If one thing is certain about the 2010 health law, it’s that almost nothing about it is certain. And according to a newly released report, one of the major unknowns involves the law’s expansion of Medicaid, the federal-state health insurance program for the poor.
In a Health Affairs article released Wednesday, researchers at the Harvard School of Public Health say the expansion of Medicaid under the Affordable Care Act (ACA) could add between 8.5 million and 22.4 million people to the rolls by 2019. It could also drive up annual federal spending on the program by anywhere from $34 billion to $98 billion.
Medicaid expansion begins in 2014, when the threshold for eligibility will be raised nationwide to 133 percent of the federal poverty level. Currently, eligibility varies widely among the states once certain federal minimums have been met.
In 2010, 69 million Americans were enrolled in Medicaid, which provides health insurance to low-income children and adults, including 9 million people who also qualify for Medicare.
In the Harvard study, the researchers’ best estimate is that 13.4 million more people will enroll in Medicaid by 2019 as a result of the law’s expanded eligibility, with annual federal spending going up $58 billion as a result. In March, the Congressional Budget Office estimated that 16 million will enroll by 2019 if the health law is implemented. The CBO did not offer a range for its enrollment estimate, nor did it estimate the increase in annual federal spending in its most recent analysis.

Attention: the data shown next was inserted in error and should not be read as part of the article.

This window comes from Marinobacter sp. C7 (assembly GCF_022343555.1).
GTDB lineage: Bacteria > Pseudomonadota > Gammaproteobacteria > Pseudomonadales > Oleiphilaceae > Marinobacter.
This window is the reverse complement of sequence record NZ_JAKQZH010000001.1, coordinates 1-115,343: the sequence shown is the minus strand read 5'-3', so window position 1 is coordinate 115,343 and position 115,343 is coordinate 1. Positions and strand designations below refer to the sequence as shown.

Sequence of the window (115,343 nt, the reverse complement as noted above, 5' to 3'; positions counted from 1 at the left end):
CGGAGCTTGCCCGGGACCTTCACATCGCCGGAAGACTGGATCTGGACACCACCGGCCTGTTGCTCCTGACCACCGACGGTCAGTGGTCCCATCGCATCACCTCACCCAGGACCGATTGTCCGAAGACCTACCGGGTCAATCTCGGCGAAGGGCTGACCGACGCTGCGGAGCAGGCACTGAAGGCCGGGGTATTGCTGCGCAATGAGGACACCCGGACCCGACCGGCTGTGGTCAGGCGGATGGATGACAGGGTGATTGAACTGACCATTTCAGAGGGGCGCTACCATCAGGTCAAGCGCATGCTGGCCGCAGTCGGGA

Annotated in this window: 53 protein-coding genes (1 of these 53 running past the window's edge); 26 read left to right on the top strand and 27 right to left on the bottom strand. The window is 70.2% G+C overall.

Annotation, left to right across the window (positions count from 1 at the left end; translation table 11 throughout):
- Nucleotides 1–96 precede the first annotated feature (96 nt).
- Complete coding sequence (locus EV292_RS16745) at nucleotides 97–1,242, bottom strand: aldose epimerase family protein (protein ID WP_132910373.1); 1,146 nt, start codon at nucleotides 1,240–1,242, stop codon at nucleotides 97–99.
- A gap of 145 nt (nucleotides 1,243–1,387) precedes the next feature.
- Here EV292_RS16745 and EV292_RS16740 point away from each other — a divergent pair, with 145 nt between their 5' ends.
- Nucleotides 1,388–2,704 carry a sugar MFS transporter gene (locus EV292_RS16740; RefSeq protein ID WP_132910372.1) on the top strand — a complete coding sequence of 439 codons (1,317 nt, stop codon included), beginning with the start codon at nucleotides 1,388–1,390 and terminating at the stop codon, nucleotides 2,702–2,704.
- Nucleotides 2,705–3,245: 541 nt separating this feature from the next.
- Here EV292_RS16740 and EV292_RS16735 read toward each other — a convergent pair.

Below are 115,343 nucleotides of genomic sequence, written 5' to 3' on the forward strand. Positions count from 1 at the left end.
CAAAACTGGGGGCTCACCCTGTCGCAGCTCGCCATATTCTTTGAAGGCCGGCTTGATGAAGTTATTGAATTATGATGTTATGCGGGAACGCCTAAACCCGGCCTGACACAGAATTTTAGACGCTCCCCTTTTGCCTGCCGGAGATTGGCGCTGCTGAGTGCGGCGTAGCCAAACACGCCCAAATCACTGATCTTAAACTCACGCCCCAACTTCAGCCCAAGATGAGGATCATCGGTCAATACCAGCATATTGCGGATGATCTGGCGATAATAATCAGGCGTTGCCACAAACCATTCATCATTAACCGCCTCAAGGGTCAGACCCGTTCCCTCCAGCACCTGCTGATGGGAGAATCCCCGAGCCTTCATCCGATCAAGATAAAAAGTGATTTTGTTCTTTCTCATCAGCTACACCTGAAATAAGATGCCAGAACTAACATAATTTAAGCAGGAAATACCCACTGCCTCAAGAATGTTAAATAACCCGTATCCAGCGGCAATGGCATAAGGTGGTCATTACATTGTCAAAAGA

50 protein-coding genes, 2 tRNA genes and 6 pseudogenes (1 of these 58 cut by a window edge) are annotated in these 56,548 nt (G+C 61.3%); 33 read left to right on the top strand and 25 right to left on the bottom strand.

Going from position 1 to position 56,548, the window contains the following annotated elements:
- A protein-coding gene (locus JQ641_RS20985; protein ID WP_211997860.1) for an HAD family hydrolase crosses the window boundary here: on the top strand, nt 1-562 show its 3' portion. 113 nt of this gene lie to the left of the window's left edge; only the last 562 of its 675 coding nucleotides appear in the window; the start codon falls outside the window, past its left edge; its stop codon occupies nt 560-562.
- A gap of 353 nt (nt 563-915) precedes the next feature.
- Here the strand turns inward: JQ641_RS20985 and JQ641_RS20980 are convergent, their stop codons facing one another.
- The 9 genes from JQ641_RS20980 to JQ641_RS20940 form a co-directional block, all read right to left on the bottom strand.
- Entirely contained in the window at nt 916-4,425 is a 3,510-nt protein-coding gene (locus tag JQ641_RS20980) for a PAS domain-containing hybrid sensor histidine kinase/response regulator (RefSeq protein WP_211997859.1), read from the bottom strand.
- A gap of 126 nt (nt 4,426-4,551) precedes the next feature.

The CBO has not published a full explanation of how it reached its estimates. The new study authors used data from two Census Bureau surveys of income – one that was used by the CBO, and another that was not. The Harvard researchers used the latter survey for their best estimate because it had a larger sample size.
“Our intention was to show that an estimate is an estimate; all estimates have ranges,” said Katherine Swartz, one of the authors and a professor of health economics and policy at Harvard. “Policy-making would be better served by acknowledging that there’s an ‘as high as’ and an ‘as low as.’”
Using one Census Bureau survey over the other had the largest effect on the estimates. The second most important factor in the researchers’ simulations was how they determined eligibility. While the surveys aggregated income among extended family, Medicaid eligibility is determined by household income and other factors, which the authors adjusted for.
Third most important was the expected enrollment rate among currently uninsured adults. The 13.4 million enrollment estimate assumes a 62 percent uptake by adults who will be newly eligible for Medicaid. The CBO has not released its estimated uptake rate, but the researchers believe the CBO assumed 55 percent in its analysis.
Swartz emphasized that the study’s enrollment and spending ranges should not be used to cast doubt on the new law’s effectiveness. Rather, she said, the analysis should be used to inform further policy development that supports the health law goal of decreasing the number of uninsured.
“If fewer people than expected enroll in Medicaid, we need to figure how to get them enrolled so they don’t forgo” health care, Swartz said.